I was very fortunate to connect with the website design folks (and music lovers) at Gryphon Communications. I'm grateful for the pleasure of working with them; and the quality of the product speaks for itself. Behind the scenes I benefited from their extraordinary commitment, abundant inspiration, and tireless effort. I learned about Gryphon as a result of sitting, by chance, next to Scott Harada on a plane trip. Thanks so much, Scott!
Many people contributed to the evolution and development of this website. To begin, I want to thank my special music buddies over the years: Barbara Harris, Jeremy Williams, Larry Ransom, Spence Swinton, Robert Ross, Glenn Lea, Roy Bennett (owner of Palo Alto's legendary World's Indoor Records), John David, Mike Greene, William Ashe and Donald McGreal (of the sorely missed CD Warehouse in Sunnyvale), and the late, great Jonathan Kamin. A handful of music writers also greatly influenced my journey. Thanks, especially, to the late Charlie Gillett, Greil Marcus, Peter Guralnick, Nelson George, Robert Hilburn, and, above all, Dave Marsh for The Heart of Rock & Soul, which not only demonstrates how much of music listening is a conversation, but also inspired my pairing rock and soul together in naming the Alley site.
Original 1970s front door sign, now a fixture in Gator's music library.
More recently, Mike Kahn gave me excellent advice and support on thinking through what I wanted this website to do. Elliot Margolies helped me think about how to integrate the blog and other interactive elements with the content pieces. Douglas Graves and Ellen Silva spent time discussing design issues with me at the proposal development stage. And Sally Goldin provided extremely useful, formative and constructive feedback on the entire design proposal.
In addition to Robert Hilburn and Joe Sasfy, acknowledged above, Mike Campbell and Kreg Holgerson helped push me toward Pantheon tweaks that substantially improved it. Melissa Greene helped me think about the role of Profiles on the site. Paul David made helpful user-friendliness suggestions. And Asaf Reich offered useful advice as we fine-tuned the Home Page. When I needed answers to factual questions that only experts could help with, Norman Stolzoff, Jeff Place, and the late Charlie Gillett came to my rescue. And Sally Goldin, Barbara Harris, Elliot Margolies, John David, Wayne Haythorn, Roy Bennett, Jane David, Mike Greene, Kathi Cushman, and Jeremy Williams provided valuable help with pre-launch testing.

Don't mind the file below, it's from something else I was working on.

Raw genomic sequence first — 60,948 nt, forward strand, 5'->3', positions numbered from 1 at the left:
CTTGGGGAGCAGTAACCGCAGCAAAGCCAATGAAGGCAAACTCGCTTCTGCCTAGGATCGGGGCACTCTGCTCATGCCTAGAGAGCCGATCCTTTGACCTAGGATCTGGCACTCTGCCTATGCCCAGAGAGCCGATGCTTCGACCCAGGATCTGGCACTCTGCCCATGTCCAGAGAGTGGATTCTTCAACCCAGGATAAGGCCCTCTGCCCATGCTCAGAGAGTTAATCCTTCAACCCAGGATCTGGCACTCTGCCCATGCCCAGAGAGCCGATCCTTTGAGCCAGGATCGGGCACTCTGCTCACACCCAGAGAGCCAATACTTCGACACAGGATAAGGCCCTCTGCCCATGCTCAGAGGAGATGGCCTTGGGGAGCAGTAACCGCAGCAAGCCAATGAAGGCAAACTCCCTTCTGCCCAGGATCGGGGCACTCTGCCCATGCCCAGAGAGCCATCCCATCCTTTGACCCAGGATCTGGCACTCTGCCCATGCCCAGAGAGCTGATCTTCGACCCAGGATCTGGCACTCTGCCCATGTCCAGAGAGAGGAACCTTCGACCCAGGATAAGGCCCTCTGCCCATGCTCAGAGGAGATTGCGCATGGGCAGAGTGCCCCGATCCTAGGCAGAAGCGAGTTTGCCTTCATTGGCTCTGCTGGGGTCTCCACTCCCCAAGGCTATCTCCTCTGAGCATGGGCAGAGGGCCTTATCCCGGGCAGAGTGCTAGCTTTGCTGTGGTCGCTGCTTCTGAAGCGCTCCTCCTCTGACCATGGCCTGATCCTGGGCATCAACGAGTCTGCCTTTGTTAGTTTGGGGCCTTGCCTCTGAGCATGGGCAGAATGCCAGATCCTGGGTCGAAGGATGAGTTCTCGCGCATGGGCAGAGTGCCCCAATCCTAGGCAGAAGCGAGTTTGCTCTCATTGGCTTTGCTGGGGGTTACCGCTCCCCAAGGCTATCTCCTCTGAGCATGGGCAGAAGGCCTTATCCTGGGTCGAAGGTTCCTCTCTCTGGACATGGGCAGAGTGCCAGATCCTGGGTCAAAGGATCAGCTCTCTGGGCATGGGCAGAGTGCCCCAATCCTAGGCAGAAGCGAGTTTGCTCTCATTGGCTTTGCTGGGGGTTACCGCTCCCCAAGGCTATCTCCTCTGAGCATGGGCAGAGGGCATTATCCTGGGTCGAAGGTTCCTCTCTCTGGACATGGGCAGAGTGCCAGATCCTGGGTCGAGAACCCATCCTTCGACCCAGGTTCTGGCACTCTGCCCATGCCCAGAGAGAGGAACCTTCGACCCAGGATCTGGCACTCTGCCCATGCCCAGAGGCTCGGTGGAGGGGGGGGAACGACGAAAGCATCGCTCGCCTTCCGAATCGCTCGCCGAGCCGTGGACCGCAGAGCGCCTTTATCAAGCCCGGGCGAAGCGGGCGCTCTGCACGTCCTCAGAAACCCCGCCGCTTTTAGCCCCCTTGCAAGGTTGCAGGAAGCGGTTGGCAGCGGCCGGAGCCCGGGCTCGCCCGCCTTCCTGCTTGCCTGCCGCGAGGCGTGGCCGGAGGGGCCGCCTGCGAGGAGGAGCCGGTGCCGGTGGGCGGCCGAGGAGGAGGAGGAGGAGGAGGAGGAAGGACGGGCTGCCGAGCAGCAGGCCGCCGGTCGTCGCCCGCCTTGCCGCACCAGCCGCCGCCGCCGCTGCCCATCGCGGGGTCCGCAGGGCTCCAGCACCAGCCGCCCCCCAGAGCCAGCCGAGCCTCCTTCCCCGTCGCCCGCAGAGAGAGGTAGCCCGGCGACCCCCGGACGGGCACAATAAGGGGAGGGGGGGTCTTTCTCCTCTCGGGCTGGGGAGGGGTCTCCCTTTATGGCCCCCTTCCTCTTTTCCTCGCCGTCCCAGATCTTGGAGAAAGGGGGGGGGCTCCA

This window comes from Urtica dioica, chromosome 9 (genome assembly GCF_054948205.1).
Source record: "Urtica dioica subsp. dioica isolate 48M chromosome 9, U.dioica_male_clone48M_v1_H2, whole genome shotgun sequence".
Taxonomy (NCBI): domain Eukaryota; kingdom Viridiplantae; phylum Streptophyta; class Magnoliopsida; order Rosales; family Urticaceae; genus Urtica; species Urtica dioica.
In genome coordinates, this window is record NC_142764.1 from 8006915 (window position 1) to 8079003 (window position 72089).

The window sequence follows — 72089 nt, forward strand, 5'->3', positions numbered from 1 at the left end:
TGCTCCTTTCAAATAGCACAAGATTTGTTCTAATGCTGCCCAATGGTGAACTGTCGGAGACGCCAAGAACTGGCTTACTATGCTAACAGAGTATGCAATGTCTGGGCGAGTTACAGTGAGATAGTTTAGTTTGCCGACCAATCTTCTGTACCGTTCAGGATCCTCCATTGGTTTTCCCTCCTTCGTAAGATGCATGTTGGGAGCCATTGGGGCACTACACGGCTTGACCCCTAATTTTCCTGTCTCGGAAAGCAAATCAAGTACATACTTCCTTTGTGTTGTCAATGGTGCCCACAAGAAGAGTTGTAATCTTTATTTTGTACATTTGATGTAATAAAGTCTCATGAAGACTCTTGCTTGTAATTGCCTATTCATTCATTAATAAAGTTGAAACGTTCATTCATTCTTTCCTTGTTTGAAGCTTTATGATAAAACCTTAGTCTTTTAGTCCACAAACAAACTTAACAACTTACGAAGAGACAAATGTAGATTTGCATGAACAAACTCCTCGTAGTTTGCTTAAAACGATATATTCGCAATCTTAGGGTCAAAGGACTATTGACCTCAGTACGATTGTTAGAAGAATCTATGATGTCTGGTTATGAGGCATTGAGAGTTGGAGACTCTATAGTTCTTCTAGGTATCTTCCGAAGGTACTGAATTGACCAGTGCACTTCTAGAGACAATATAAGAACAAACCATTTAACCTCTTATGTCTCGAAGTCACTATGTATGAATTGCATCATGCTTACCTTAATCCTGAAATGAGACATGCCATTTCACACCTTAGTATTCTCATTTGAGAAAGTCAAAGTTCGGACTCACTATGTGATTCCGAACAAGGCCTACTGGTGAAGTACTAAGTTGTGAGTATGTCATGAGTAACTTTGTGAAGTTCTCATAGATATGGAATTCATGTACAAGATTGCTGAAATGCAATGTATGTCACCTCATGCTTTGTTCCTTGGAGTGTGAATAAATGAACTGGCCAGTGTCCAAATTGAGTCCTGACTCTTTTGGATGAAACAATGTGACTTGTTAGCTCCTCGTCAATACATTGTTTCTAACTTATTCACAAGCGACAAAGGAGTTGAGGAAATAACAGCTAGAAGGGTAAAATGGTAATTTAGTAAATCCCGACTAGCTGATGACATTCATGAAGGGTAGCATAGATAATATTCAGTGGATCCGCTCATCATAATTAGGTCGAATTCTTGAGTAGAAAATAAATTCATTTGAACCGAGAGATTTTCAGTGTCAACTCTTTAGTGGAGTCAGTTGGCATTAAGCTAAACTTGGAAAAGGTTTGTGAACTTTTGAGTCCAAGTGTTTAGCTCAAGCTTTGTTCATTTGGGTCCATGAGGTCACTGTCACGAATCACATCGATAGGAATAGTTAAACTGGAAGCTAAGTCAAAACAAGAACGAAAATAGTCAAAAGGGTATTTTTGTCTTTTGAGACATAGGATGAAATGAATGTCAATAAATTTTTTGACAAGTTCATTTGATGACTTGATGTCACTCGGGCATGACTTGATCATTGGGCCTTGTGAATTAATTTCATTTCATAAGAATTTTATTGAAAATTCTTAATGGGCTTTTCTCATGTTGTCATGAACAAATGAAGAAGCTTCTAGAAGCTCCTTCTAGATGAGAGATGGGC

More broadly, I want to thank Julian Gorodsky for encouraging me, early on, to "go public" with my personal musical passions. Special thanks are also due to Mike Greene for contributing over the years to my thinking on a wide range of Alley issues. Jeremy Williams, my best music buddy for over 45 years, has been closely involved with just about every decision that affected site development. I can't thank him enough for his expert advice and continued support. And last but not least, Jane David, my wife and partner in life, provides wise counsel and spot-on feedback whenever I ask for it. By helping me stay grounded, focused, and rarin' to go, she gets top props as co-pilot in bringing the whole project to fruition.
* "The Original Cool Cats", from ALWAYS MAGIC IN THE AIR by Ken Emerson, copyright (c) 2005 by Ken Emerson. Used by permission of Viking Penguin, a division of Penguin Group (USA) Inc. For on-line information about other Penguin Group (USA) books and authors, see the Internet website at: http://www.penguin.com/.